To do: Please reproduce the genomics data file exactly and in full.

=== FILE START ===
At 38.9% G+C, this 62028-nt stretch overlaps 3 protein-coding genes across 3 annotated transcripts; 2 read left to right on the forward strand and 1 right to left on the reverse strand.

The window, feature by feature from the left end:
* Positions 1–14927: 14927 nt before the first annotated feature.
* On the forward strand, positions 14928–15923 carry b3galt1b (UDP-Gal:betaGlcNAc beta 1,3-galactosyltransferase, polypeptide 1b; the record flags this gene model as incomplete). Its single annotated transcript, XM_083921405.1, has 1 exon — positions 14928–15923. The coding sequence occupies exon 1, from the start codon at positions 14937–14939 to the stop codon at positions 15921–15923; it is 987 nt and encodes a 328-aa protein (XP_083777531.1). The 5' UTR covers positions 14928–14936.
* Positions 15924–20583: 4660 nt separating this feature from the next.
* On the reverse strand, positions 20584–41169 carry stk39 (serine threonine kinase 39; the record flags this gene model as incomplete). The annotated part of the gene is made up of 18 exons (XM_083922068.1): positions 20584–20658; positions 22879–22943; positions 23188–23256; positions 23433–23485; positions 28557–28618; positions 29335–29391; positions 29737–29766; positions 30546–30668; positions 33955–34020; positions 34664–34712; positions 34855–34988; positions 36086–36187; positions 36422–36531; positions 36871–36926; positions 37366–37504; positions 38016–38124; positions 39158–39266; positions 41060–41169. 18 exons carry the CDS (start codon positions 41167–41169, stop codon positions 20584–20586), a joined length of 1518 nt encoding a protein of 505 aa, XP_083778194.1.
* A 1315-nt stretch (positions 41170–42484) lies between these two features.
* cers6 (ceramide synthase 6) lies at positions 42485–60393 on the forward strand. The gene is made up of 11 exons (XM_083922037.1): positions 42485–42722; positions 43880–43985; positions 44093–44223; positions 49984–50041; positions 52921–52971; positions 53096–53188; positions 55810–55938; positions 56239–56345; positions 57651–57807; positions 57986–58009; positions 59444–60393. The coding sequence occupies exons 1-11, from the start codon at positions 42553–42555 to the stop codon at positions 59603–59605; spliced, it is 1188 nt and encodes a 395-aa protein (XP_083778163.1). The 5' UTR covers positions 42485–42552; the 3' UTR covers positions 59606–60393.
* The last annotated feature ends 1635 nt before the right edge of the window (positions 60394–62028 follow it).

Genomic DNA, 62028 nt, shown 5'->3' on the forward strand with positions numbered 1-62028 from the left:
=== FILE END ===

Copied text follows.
At 38.9% G+C, this 62028-nt stretch overlaps 3 protein-coding genes across 3 annotated transcripts; 2 read left to right on the forward strand and 1 right to left on the reverse strand.

The window, feature by feature from the left end:
* Positions 1–14927: 14927 nt before the first annotated feature.
* On the forward strand, positions 14928–15923 carry b3galt1b (UDP-Gal:betaGlcNAc beta 1,3-galactosyltransferase, polypeptide 1b; the record flags this gene model as incomplete). Its single annotated transcript, XM_083921405.1, has 1 exon — positions 14928–15923. The coding sequence occupies exon 1, from the start codon at positions 14937–14939 to the stop codon at positions 15921–15923; it is 987 nt and encodes a 328-aa protein (XP_083777531.1). The 5' UTR covers positions 14928–14936.
* Positions 15924–20583: 4660 nt separating this feature from the next.
* On the reverse strand, positions 20584–41169 carry stk39 (serine threonine kinase 39; the record flags this gene model as incomplete). The annotated part of the gene is made up of 18 exons (XM_083922068.1): positions 20584–20658; positions 22879–22943; positions 23188–23256; positions 23433–23485; positions 28557–28618; positions 29335–29391; positions 29737–29766; positions 30546–30668; positions 33955–34020; positions 34664–34712; positions 34855–34988; positions 36086–36187; positions 36422–36531; positions 36871–36926; positions 37366–37504; positions 38016–38124; positions 39158–39266; positions 41060–41169. 18 exons carry the CDS (start codon positions 41167–41169, stop codon positions 20584–20586), a joined length of 1518 nt encoding a protein of 505 aa, XP_083778194.1.
* A 1315-nt stretch (positions 41170–42484) lies between these two features.
* cers6 (ceramide synthase 6) lies at positions 42485–60393 on the forward strand. The gene is made up of 11 exons (XM_083922037.1): positions 42485–42722; positions 43880–43985; positions 44093–44223; positions 49984–50041; positions 52921–52971; positions 53096–53188; positions 55810–55938; positions 56239–56345; positions 57651–57807; positions 57986–58009; positions 59444–60393. The coding sequence occupies exons 1-11, from the start codon at positions 42553–42555 to the stop codon at positions 59603–59605; spliced, it is 1188 nt and encodes a 395-aa protein (XP_083778163.1). The 5' UTR covers positions 42485–42552; the 3' UTR covers positions 59606–60393.
* The last annotated feature ends 1635 nt before the right edge of the window (positions 60394–62028 follow it).

Genomic DNA, 62028 nt, shown 5'->3' on the forward strand with positions numbered 1-62028 from the left: